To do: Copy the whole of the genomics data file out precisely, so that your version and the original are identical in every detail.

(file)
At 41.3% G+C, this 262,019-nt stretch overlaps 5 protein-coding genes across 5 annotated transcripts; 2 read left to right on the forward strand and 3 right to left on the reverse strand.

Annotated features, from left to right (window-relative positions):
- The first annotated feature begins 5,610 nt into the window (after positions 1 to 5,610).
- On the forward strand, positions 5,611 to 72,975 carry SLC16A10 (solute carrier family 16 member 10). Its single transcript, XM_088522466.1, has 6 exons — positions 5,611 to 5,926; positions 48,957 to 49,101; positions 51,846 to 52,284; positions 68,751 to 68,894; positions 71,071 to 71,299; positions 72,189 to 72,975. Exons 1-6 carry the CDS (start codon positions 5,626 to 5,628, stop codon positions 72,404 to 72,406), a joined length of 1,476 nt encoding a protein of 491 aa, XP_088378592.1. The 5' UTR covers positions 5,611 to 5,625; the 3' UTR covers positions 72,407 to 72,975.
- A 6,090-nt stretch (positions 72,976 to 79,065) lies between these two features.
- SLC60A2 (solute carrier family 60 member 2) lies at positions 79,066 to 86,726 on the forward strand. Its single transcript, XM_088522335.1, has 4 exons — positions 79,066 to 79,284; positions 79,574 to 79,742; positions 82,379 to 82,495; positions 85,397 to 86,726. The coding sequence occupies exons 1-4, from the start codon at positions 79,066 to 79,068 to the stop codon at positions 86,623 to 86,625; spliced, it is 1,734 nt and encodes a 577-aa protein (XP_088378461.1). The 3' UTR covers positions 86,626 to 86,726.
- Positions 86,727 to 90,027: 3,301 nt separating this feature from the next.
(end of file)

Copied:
At 41.3% G+C, this 262,019-nt stretch overlaps 5 protein-coding genes across 5 annotated transcripts; 2 read left to right on the forward strand and 3 right to left on the reverse strand.

Annotated features, from left to right (window-relative positions):
- The first annotated feature begins 5,610 nt into the window (after positions 1 to 5,610).
- On the forward strand, positions 5,611 to 72,975 carry SLC16A10 (solute carrier family 16 member 10). Its single transcript, XM_088522466.1, has 6 exons — positions 5,611 to 5,926; positions 48,957 to 49,101; positions 51,846 to 52,284; positions 68,751 to 68,894; positions 71,071 to 71,299; positions 72,189 to 72,975. Exons 1-6 carry the CDS (start codon positions 5,626 to 5,628, stop codon positions 72,404 to 72,406), a joined length of 1,476 nt encoding a protein of 491 aa, XP_088378592.1. The 5' UTR covers positions 5,611 to 5,625; the 3' UTR covers positions 72,407 to 72,975.
- A 6,090-nt stretch (positions 72,976 to 79,065) lies between these two features.
- SLC60A2 (solute carrier family 60 member 2) lies at positions 79,066 to 86,726 on the forward strand. Its single transcript, XM_088522335.1, has 4 exons — positions 79,066 to 79,284; positions 79,574 to 79,742; positions 82,379 to 82,495; positions 85,397 to 86,726. The coding sequence occupies exons 1-4, from the start codon at positions 79,066 to 79,068 to the stop codon at positions 86,623 to 86,625; spliced, it is 1,734 nt and encodes a 577-aa protein (XP_088378461.1). The 3' UTR covers positions 86,626 to 86,726.
- Positions 86,727 to 90,027: 3,301 nt separating this feature from the next.